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Virginia 193 articles

Florida jury awards $26.7 million to four women injured by transvaginal mesh

bladder sling

A Florida federal jury determined that medical device maker Boston Scientific should pay $26.7 million to four women who claim they were injured by the company’s transvaginal mesh. The jury found Boston Scientific negligent in manufacturing the Pinnacle Pelvic Floor Repair Kit, a type of surgical mesh that is used to treat common pelvic floor disorders such as pelvic organ prolapse and stress urinary incontinence. Jurors found that the device was defective at the time of its sale because it didn’t meet reasonable expectations of its intended users, and that the benefits of the device were overshadowed by the risks, ... Read More

Plaintiffs in transvaginal mesh lawsuit fight to use medical expert

bladder sling

Plaintiffs in a transvaginal mesh multidistrict litigation (MDL) told a West Virginia federal judge that an expert who testified for C.R. Bard Inc., in previous litigation should not be barred from testifying for plaintiffs since he never signed a confidentially agreement from the medical device maker. Neeraj Kohli is a medical doctor that C.R. Bard used as an expert in a transvaginal mesh lawsuit in California state court in 2010. He was scheduled to testify in two bellwether cases as part of the MDL, but the company ended the arrangement after discovering an article Kohli had published in a medical ... Read More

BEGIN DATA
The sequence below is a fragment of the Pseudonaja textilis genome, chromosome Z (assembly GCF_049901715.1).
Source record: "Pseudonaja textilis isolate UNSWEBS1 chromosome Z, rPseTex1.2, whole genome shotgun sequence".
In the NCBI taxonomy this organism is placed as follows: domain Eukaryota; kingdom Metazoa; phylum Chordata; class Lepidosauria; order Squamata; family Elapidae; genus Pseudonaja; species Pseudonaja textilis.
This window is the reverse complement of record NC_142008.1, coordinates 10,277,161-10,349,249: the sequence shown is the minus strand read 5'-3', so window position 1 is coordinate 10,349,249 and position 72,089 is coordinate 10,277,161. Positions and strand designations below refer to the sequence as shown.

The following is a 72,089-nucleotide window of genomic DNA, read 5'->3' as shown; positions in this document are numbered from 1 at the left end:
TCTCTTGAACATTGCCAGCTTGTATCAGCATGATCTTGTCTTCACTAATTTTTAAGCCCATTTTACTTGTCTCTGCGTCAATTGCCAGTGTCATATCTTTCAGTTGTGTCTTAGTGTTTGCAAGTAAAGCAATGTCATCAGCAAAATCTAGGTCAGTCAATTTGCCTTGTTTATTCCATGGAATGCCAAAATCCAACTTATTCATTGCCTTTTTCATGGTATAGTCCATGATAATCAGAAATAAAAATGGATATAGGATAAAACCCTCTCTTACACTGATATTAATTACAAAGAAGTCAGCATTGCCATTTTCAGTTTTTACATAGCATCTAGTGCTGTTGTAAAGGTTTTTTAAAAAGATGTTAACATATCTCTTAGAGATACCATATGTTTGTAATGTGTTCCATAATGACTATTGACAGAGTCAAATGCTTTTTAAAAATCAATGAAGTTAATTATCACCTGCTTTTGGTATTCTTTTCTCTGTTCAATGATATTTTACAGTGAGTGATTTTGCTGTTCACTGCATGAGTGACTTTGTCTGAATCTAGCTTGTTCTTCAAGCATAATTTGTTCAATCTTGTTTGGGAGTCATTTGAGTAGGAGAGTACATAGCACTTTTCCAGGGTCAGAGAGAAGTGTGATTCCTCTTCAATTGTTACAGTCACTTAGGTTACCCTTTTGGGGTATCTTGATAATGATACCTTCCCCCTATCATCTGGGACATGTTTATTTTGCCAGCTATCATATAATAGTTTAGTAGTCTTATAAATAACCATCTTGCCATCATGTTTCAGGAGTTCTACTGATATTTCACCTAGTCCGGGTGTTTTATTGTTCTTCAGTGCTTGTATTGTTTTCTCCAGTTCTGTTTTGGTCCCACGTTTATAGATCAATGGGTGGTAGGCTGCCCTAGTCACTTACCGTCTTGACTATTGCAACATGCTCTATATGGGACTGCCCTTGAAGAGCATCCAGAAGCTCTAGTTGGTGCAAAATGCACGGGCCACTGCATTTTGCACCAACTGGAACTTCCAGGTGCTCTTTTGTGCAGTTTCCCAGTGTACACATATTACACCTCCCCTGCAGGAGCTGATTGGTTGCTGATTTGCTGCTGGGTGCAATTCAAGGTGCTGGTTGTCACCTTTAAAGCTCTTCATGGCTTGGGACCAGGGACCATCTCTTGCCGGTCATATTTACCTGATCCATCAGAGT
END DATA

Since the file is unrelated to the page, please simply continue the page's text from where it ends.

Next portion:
Tampons may help doctors detect ovarian cancer

baby powder contains talc

Tampons could one day be used as a diagnostic tool for ovarian cancer, according to researchers fro the University of Virginia in Charlottesville. Researchers studied tampons that had been placed in the vaginas of ovarian cancer patients and found tumor DNA in cells trapped within the tampon fibers. “In about 60 percent of the patients who had their (fallopian) tubes still intact, we were able to pick up tumor cells, or essentially tumor DNA, in the vaginal tract,” said Dr. Charles Landen, associate professor of gynecologic oncology. Having fallopian tubes still intact would be key for the study since the ... Read More

Verdict in whistleblower guardrail case could be breakthrough for False Claims Act suit

guard-rail - KCPQ-TV image